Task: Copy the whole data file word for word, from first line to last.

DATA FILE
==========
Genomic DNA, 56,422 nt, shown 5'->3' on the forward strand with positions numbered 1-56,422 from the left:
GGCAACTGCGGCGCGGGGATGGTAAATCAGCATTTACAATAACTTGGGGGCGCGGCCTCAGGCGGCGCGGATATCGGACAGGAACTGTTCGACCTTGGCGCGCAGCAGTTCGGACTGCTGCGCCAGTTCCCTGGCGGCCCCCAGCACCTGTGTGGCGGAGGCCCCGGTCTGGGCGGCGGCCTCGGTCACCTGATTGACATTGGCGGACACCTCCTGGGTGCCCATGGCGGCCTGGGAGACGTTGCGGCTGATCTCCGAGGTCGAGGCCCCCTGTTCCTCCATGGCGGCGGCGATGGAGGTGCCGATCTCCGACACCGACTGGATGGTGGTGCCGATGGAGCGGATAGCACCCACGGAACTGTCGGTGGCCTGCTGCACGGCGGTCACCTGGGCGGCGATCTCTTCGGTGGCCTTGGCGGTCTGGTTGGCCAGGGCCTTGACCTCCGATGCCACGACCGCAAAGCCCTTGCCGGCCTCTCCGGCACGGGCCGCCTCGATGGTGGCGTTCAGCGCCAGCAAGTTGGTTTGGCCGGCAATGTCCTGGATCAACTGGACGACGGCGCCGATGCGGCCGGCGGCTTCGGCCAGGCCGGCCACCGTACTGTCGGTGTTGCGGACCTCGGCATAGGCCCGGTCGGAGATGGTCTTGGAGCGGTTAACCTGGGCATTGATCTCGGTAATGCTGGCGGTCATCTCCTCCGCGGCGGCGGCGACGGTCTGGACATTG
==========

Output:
Genomic DNA, 56,422 nt, shown 5'->3' on the forward strand with positions numbered 1-56,422 from the left:
GGCAACTGCGGCGCGGGGATGGTAAATCAGCATTTACAATAACTTGGGGGCGCGGCCTCAGGCGGCGCGGATATCGGACAGGAACTGTTCGACCTTGGCGCGCAGCAGTTCGGACTGCTGCGCCAGTTCCCTGGCGGCCCCCAGCACCTGTGTGGCGGAGGCCCCGGTCTGGGCGGCGGCCTCGGTCACCTGATTGACATTGGCGGACACCTCCTGGGTGCCCATGGCGGCCTGGGAGACGTTGCGGCTGATCTCCGAGGTCGAGGCCCCCTGTTCCTCCATGGCGGCGGCGATGGAGGTGCCGATCTCCGACACCGACTGGATGGTGGTGCCGATGGAGCGGATAGCACCCACGGAACTGTCGGTGGCCTGCTGCACGGCGGTCACCTGGGCGGCGATCTCTTCGGTGGCCTTGGCGGTCTGGTTGGCCAGGGCCTTGACCTCCGATGCCACGACCGCAAAGCCCTTGCCGGCCTCTCCGGCACGGGCCGCCTCGATGGTGGCGTTCAGCGCCAGCAAGTTGGTTTGGCCGGCAATGTCCTGGATCAACTGGACGACGGCGCCGATGCGGCCGGCGGCTTCGGCCAGGCCGGCCACCGTACTGTCGGTGTTGCGGACCTCGGCATAGGCCCGGTCGGAGATGGTCTTGGAGCGGTTAACCTGGGCATTGATCTCGGTAATGCTGGCGGTCATCTCCTCCGCGGCGGCGGCGACGGTCTGGACATTG